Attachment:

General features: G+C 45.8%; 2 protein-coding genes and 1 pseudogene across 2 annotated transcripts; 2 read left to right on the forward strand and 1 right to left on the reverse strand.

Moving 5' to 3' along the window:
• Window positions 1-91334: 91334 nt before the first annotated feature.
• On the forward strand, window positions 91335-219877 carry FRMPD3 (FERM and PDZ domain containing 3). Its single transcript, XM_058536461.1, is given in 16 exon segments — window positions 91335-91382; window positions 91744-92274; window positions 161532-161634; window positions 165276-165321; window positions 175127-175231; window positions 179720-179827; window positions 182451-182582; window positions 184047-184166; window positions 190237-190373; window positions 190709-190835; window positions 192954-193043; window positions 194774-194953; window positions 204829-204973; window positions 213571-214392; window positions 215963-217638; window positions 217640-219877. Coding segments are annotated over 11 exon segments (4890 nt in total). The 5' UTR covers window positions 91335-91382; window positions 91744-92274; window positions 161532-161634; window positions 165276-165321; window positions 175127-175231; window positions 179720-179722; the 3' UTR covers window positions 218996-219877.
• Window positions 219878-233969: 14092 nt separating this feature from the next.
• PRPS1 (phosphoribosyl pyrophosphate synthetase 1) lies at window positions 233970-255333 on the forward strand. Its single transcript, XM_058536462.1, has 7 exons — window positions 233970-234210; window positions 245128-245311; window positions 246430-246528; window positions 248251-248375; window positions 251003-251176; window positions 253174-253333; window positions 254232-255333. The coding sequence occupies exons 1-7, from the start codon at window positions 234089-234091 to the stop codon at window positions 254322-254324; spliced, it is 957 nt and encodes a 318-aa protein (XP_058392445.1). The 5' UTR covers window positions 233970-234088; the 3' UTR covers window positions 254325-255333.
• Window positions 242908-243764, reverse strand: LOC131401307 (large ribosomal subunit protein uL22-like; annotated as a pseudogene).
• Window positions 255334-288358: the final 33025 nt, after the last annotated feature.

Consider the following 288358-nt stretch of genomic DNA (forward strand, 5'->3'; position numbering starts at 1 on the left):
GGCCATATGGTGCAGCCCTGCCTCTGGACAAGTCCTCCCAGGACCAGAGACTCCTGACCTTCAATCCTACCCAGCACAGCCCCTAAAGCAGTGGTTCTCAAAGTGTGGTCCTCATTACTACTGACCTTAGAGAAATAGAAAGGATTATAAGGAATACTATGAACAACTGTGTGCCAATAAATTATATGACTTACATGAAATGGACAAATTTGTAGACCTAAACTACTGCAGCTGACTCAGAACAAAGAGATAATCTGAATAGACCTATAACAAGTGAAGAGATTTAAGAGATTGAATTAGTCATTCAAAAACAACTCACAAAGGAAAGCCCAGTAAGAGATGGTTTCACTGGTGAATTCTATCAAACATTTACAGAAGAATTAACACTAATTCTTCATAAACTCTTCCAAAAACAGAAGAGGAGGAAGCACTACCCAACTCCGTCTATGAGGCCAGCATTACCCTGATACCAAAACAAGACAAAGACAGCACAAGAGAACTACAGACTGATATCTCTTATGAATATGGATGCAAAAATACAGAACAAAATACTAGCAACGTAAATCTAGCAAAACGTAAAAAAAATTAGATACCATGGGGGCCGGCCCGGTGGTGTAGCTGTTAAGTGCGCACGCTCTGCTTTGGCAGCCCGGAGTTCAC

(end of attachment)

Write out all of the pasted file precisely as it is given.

General features: G+C 45.8%; 2 protein-coding genes and 1 pseudogene across 2 annotated transcripts; 2 read left to right on the forward strand and 1 right to left on the reverse strand.

Moving 5' to 3' along the window:
• Window positions 1-91334: 91334 nt before the first annotated feature.
• On the forward strand, window positions 91335-219877 carry FRMPD3 (FERM and PDZ domain containing 3). Its single transcript, XM_058536461.1, is given in 16 exon segments — window positions 91335-91382; window positions 91744-92274; window positions 161532-161634; window positions 165276-165321; window positions 175127-175231; window positions 179720-179827; window positions 182451-182582; window positions 184047-184166; window positions 190237-190373; window positions 190709-190835; window positions 192954-193043; window positions 194774-194953; window positions 204829-204973; window positions 213571-214392; window positions 215963-217638; window positions 217640-219877. Coding segments are annotated over 11 exon segments (4890 nt in total). The 5' UTR covers window positions 91335-91382; window positions 91744-92274; window positions 161532-161634; window positions 165276-165321; window positions 175127-175231; window positions 179720-179722; the 3' UTR covers window positions 218996-219877.
• Window positions 219878-233969: 14092 nt separating this feature from the next.
• PRPS1 (phosphoribosyl pyrophosphate synthetase 1) lies at window positions 233970-255333 on the forward strand. Its single transcript, XM_058536462.1, has 7 exons — window positions 233970-234210; window positions 245128-245311; window positions 246430-246528; window positions 248251-248375; window positions 251003-251176; window positions 253174-253333; window positions 254232-255333. The coding sequence occupies exons 1-7, from the start codon at window positions 234089-234091 to the stop codon at window positions 254322-254324; spliced, it is 957 nt and encodes a 318-aa protein (XP_058392445.1). The 5' UTR covers window positions 233970-234088; the 3' UTR covers window positions 254325-255333.
• Window positions 242908-243764, reverse strand: LOC131401307 (large ribosomal subunit protein uL22-like; annotated as a pseudogene).
• Window positions 255334-288358: the final 33025 nt, after the last annotated feature.

Consider the following 288358-nt stretch of genomic DNA (forward strand, 5'->3'; position numbering starts at 1 on the left):
GGCCATATGGTGCAGCCCTGCCTCTGGACAAGTCCTCCCAGGACCAGAGACTCCTGACCTTCAATCCTACCCAGCACAGCCCCTAAAGCAGTGGTTCTCAAAGTGTGGTCCTCATTACTACTGACCTTAGAGAAATAGAAAGGATTATAAGGAATACTATGAACAACTGTGTGCCAATAAATTATATGACTTACATGAAATGGACAAATTTGTAGACCTAAACTACTGCAGCTGACTCAGAACAAAGAGATAATCTGAATAGACCTATAACAAGTGAAGAGATTTAAGAGATTGAATTAGTCATTCAAAAACAACTCACAAAGGAAAGCCCAGTAAGAGATGGTTTCACTGGTGAATTCTATCAAACATTTACAGAAGAATTAACACTAATTCTTCATAAACTCTTCCAAAAACAGAAGAGGAGGAAGCACTACCCAACTCCGTCTATGAGGCCAGCATTACCCTGATACCAAAACAAGACAAAGACAGCACAAGAGAACTACAGACTGATATCTCTTATGAATATGGATGCAAAAATACAGAACAAAATACTAGCAACGTAAATCTAGCAAAACGTAAAAAAAATTAGATACCATGGGGGCCGGCCCGGTGGTGTAGCTGTTAAGTGCGCACGCTCTGCTTTGGCAGCCCGGAGTTCAC